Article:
Solarbird (solarbird) wrote,

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the wreckage at the end of the day

Today's fall of 733 points in the DJIA was the 2nd largest by point total ever, just a bit behind the 29 September drop of 777.68 points. By percentage, it makes the top ten at 9th worst (7.87%), just below the week after the Crash of '87. Other than those two dates in 1987 (the Crash itself, and the week after), all other worse dates are from before 1933. (Data from Wikipedia, here.)

The S&P 500, a much broader index than the Dow Industrials, actually did worse, falling just over 9%, to 907.94 - a 42% decline since October 7th last year, its highest close. The TSX lost 631.81 points, down nearly 6.4%. US Treasuries sold off much of the day, again, as cash continues to be hoarded, but late buying ended up pushing end-of-day yields very slightly down.

Most of this is on bad news; the Baltic Dry Index, a measurement of shipping activity, has augured in, with banks doing very, very little of the necessary lending. Various people suggest that hedge funds are imploding, with each implosion setting off another round of implosions. And consumers are running scared, for good reason.

It's almost certainly meaningless that Mondays' bounce started the instant the major averages hit their 1987-1995 trendline, but I mention it anyway. It's also too early to call this the shortest damn Wave 4 ever, but the five-day charts do show a very clear head-and-shoulders. Well, okay, it's not as clean on the NASDAQ, but on the Dow and S&P500, it's nearly picture-perfect.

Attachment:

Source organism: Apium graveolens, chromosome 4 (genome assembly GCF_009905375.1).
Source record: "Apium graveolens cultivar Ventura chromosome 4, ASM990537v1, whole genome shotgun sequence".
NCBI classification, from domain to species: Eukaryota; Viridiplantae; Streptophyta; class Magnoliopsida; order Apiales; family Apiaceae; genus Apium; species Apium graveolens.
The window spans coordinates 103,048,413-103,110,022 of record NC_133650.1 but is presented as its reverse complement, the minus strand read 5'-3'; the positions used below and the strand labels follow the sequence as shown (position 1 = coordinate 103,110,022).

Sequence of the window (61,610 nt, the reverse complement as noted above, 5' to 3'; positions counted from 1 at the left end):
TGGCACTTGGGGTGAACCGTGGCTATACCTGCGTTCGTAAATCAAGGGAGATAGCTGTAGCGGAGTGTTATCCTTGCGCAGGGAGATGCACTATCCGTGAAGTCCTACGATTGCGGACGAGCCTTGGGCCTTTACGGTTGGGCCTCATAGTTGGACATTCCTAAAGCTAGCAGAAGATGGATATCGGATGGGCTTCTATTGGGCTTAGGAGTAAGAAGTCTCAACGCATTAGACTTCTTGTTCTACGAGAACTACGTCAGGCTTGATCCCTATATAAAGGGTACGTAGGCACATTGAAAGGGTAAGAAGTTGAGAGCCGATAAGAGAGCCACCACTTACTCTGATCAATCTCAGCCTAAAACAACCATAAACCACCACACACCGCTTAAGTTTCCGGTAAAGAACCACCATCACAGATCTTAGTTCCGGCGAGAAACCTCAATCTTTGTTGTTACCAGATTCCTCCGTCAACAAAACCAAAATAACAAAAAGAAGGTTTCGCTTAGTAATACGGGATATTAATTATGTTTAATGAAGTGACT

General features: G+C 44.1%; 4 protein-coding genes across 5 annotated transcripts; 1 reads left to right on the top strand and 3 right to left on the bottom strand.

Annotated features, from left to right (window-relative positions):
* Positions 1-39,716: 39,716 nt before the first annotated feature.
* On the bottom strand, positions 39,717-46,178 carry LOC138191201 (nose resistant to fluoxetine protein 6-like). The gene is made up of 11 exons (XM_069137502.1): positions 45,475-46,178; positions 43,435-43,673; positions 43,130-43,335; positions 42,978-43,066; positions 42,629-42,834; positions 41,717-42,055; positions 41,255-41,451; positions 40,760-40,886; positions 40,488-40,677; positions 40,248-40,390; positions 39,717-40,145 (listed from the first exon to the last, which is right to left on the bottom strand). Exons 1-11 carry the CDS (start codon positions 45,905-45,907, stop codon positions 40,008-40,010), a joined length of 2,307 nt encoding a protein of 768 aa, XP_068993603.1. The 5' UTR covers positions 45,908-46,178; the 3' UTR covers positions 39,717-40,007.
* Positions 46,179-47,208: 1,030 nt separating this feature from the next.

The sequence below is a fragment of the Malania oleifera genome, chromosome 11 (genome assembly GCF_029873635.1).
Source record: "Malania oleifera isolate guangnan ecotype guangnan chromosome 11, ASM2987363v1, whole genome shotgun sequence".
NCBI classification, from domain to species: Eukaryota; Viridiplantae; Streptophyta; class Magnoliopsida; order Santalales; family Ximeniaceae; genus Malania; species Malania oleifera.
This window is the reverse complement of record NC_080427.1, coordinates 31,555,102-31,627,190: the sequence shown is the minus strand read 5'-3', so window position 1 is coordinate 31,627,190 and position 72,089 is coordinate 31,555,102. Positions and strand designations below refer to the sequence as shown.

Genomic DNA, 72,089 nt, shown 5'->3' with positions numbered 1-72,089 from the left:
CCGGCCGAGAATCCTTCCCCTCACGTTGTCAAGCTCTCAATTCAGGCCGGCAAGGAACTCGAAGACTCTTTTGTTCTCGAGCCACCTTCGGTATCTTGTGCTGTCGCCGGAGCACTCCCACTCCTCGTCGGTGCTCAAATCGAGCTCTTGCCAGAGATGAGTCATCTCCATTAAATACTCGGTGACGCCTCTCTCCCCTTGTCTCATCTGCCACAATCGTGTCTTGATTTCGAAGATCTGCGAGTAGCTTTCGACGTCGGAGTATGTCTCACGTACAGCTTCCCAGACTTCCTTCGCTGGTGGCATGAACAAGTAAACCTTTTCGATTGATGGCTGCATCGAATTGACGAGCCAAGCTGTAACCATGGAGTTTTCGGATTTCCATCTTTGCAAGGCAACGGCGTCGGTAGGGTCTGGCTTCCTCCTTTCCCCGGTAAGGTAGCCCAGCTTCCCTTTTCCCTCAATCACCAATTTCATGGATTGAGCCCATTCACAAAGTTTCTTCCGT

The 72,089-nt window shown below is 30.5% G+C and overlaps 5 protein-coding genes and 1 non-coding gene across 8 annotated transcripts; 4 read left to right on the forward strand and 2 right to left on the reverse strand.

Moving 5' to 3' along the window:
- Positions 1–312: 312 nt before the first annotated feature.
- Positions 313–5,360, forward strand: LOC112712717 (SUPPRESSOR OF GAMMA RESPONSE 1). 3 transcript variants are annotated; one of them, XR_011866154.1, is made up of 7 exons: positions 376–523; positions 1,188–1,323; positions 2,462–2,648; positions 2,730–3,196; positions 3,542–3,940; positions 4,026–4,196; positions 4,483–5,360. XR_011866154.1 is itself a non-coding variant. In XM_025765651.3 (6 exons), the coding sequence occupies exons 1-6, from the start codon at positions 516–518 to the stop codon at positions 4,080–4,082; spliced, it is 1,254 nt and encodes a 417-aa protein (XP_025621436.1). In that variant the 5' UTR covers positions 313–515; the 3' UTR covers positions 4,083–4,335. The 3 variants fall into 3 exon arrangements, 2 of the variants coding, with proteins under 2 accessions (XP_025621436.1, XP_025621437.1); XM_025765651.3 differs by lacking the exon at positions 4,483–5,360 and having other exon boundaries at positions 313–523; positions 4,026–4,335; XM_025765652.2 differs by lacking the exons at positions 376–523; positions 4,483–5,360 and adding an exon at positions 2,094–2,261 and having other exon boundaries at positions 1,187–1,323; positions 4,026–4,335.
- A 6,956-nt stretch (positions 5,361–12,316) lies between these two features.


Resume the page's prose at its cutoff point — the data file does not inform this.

In social mood update news, Andrew Sullivan thinks that if he wins (as I've been saying for some time that he will), Senator Obama will get to be a Depression president. Isn't that delightful.

As a silver lining, oil closed below $75/barrel today in continued anticipation of demand plummet - but with severe negative effects on the TSX and its energy sector. The Canadian dollar has seen a larger swing down than I anticipated on the problems in the energy sector. This timing is extremely problematic in that it will hurt a broad spectrum of energy efforts, making recovery later more difficult. And finally, in not at all good news, the TED spread did not decline at all during the day, staying within a very high trading range throughout. The LIBOR is down, but not significantly as of yet. They're both still off their peaks, but far, far, far into crazy territory.

eta: Read National Review White House Correspondent Byron York try to blame it all on minorities. Watch New York Magazine correspondent Matt Taibbi lay on with the smackdown. See Byron York EJECT EJECT EJECT. (Seen previously, thanks kathrynt for making me actually read it.)
Tags: economics
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